Treadmills for Dogs

This is where Kenya, Remi and I walked yesterday.

Cesar, the dog expert, has an article on Yahoo recommending the use of a treadmill to exercise your dog if the weather is inclement or if you are too busy to go for walks with her. In Canada inclement weather is a given, and no one should allow himself to become too busy to spend an hour outdoors.

I can't quite get my head around the idea of a treadmill for humans, let alone dogs, but I did think about the whole concept in the abstract.

Problem #1: Most dogs would balk at the idea of using one. They are noisy and the footing is uncertain. Kenya now gets up on the scale at the vet's quite happily, but if we then turned it on so that the surface became unstable, I can imagine the kafluffle!

Problem #2: A walk is more than simply the exercise of limbs for a dog. Kenya moves in a zigzag pattern checking out smells on either side of the road. At fairly regular intervals she scratches in the snow or gravel and leaves her calling card to remind the other dogs on the lake that she is a neighbour. She listens when a red pilated woodpecker taps the tree trunks, locates him visually and then moves on. She climbs the tall banks that now ring the lake and peers over at the other side. She lifts her nose and wriggles it ecstatically when we walk near the cattle. In summer she smells flowers. She likes the sound of running water. She rolls in snow, paddles in puddles, and digs in mud. She likes going to new places occasionally to experience different smels and sounds. A walk is a sensual experience for a dog; it is not merely exercise.

I know that there are miserable days when only a fool or a dogwalker would choose to go outside for an hour of discomfort. I think of days when it is raining heavily or the temperature falls below -30, those few steady sleeting days we get every year, or the more common ones when the roads are slick with ice. I have a yellow rain suit, black snow pants, long johns, down clothing, warm boots, hoods and mittens. There may be a dearth of stylish or sexy clothing in my closets, but I do have an abundance of clothing appropriate for Canadian weather.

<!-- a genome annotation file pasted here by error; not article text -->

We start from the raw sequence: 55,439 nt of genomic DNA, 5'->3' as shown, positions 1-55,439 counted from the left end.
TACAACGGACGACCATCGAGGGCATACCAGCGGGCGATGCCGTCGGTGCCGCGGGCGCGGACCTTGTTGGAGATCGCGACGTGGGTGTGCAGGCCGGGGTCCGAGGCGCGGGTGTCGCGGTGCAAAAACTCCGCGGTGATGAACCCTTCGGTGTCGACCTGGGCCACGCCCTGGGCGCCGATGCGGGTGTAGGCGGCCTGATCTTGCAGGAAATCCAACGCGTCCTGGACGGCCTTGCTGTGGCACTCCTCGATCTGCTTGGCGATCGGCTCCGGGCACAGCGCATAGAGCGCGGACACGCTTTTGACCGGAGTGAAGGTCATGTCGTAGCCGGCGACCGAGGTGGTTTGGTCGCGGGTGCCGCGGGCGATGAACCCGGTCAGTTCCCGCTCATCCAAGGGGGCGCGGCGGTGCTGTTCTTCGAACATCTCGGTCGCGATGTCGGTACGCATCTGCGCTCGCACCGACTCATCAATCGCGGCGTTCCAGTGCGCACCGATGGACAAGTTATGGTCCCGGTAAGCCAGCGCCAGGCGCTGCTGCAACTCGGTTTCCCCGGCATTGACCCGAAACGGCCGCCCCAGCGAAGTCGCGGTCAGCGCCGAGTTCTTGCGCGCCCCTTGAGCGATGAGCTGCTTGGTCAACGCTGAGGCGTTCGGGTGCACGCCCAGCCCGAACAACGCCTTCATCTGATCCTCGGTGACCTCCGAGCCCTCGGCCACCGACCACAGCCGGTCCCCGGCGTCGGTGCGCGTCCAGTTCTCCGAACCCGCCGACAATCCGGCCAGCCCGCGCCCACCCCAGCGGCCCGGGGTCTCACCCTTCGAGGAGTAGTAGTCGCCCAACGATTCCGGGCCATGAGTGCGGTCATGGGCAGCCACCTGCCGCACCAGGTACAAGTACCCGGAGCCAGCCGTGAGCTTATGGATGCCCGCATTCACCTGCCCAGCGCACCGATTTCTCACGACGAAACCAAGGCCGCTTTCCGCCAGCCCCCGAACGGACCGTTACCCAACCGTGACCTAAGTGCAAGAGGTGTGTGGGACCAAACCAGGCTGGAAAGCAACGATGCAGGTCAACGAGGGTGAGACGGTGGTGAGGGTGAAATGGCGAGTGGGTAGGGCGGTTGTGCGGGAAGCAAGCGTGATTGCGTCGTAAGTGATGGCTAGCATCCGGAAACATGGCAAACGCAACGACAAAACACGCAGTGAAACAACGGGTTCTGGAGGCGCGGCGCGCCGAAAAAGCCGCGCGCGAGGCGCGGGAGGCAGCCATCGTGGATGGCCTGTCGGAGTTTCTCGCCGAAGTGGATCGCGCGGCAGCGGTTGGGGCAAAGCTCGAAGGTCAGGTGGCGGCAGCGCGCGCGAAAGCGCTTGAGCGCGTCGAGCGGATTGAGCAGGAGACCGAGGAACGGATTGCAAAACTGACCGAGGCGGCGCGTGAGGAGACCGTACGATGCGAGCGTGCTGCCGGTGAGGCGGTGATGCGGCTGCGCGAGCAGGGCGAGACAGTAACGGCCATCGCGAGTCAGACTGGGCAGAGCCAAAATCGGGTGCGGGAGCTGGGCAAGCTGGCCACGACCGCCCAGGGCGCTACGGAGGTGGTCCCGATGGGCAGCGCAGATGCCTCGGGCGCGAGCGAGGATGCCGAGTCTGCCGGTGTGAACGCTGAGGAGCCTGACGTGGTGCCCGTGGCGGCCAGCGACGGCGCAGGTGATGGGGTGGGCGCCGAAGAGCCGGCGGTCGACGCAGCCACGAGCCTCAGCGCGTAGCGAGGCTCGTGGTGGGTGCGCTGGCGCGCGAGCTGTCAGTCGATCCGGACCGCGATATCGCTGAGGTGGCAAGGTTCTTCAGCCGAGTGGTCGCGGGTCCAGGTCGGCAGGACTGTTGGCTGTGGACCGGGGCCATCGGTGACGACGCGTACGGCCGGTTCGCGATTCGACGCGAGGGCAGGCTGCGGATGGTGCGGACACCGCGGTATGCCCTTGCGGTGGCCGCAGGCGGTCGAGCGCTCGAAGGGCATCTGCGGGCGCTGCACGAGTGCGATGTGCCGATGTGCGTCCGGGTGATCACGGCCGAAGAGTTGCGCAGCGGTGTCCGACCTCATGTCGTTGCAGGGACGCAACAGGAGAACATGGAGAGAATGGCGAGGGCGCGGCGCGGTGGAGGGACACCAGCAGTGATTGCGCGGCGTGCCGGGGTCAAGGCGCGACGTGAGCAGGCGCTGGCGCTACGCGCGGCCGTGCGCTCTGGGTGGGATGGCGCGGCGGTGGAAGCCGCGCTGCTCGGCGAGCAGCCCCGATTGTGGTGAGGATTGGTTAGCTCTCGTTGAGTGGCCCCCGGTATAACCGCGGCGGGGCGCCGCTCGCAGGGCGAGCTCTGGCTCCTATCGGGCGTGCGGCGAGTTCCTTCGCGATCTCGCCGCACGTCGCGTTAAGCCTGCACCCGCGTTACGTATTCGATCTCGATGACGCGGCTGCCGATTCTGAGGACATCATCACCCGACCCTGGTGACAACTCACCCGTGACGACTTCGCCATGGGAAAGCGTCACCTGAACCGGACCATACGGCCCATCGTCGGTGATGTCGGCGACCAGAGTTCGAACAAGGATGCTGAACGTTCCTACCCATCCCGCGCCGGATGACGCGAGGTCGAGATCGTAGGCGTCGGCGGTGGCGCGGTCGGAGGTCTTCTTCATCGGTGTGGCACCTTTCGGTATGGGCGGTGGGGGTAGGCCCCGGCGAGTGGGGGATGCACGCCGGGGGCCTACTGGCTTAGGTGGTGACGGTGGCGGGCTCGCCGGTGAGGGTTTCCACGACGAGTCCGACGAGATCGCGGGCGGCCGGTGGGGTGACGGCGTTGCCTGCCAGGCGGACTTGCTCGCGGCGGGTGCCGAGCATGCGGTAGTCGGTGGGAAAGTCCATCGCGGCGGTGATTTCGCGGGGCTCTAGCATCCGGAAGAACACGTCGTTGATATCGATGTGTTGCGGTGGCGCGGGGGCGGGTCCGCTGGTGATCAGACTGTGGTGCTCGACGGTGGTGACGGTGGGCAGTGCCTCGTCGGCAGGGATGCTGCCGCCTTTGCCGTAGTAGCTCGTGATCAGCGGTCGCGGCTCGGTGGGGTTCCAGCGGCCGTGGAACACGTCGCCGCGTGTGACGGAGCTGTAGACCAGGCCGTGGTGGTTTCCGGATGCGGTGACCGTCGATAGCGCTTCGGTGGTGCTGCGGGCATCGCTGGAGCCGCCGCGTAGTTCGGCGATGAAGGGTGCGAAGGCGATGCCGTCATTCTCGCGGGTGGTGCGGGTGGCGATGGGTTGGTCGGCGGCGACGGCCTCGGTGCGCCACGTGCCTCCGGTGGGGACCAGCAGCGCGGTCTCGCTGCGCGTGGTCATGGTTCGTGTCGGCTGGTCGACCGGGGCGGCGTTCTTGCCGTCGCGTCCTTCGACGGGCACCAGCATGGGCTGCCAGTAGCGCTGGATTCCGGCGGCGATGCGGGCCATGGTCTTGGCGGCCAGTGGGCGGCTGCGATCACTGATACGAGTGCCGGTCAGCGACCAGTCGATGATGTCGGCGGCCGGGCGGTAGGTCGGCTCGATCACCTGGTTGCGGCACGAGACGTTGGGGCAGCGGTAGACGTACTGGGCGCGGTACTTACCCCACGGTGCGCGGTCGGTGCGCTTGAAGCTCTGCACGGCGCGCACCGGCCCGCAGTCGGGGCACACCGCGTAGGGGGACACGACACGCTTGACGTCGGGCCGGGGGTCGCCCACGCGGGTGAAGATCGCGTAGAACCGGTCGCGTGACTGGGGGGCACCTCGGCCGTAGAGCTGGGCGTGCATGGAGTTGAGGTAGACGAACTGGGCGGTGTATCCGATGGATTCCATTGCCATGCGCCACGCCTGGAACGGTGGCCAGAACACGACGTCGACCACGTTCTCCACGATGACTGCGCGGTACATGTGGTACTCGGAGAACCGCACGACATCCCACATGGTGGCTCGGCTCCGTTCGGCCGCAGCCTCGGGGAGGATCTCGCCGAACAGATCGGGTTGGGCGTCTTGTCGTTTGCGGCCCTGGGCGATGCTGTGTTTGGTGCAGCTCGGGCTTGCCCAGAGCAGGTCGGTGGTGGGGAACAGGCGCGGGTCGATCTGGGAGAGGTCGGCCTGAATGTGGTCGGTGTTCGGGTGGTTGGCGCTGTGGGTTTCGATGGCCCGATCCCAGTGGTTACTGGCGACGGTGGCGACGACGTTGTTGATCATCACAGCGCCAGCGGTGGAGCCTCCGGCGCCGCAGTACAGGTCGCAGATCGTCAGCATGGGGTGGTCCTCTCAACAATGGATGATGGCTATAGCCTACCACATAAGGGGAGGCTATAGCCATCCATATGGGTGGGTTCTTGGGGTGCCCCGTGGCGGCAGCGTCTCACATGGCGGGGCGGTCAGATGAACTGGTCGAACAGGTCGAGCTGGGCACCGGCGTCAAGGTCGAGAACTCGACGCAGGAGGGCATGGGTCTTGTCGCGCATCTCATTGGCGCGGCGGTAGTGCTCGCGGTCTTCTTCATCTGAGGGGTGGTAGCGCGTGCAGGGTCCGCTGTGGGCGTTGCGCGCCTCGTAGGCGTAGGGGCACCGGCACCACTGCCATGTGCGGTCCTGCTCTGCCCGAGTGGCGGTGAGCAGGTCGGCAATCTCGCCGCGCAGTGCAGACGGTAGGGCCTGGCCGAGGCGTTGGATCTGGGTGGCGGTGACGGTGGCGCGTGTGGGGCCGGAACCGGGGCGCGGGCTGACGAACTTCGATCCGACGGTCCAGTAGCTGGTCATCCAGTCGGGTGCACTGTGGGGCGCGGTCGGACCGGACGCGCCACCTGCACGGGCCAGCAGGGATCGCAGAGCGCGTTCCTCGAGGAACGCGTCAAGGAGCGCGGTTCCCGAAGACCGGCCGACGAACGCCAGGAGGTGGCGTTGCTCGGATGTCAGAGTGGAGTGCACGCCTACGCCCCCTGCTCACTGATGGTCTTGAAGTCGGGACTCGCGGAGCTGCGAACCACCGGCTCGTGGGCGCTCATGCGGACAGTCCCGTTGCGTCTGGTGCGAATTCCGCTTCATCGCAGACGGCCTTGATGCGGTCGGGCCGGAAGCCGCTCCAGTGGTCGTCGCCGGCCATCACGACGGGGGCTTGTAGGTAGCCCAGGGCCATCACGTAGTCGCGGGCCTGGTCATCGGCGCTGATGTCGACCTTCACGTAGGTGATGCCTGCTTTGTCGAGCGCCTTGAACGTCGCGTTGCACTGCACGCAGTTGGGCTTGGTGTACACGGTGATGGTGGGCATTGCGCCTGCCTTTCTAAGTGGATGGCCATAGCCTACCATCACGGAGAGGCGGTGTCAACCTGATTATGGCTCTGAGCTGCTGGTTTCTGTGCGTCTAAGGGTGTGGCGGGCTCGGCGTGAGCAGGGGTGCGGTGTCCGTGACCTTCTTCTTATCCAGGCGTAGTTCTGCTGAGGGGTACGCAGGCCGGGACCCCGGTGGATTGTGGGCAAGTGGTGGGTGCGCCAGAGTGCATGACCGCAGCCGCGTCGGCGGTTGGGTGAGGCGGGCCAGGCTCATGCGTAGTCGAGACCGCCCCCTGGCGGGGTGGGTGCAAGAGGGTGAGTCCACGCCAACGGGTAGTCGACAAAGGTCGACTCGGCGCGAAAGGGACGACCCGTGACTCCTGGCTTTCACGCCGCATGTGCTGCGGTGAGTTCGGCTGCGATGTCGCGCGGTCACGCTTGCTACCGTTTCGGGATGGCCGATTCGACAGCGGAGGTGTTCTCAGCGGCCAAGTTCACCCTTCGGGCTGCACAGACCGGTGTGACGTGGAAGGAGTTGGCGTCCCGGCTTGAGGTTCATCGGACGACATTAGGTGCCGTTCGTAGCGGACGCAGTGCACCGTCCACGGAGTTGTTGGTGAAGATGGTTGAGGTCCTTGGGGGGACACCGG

But you know, dogs don't like being drenched or frozen either. If they had indoor privies they'd likely stay inside and sleep for the day. As a former teacher, I can tell you that it wasn't just the kids who cheered when the radio announcer informed us that the schools were closed because of storm warnings. All of us like snow days once in a while.

Yes, yes, I know, Cesar. The most important thing for any dog is sufficient exercise. I am not convinced however that a treadmill is the answer. There are not enough truly rotten days to make it the best solution. And being too busy to walk your dog is quite sad.

Far better for the owner to do what dogs do naturally: dress for the weather; stay in and sleep when it is really awful outside; use the walk time to explore the natural and social environment through the senses. Dogs can teach us a great deal about how to live.

Kenya and I are truly lucky. We live in a place that invites us outdoors, and allows us to be free.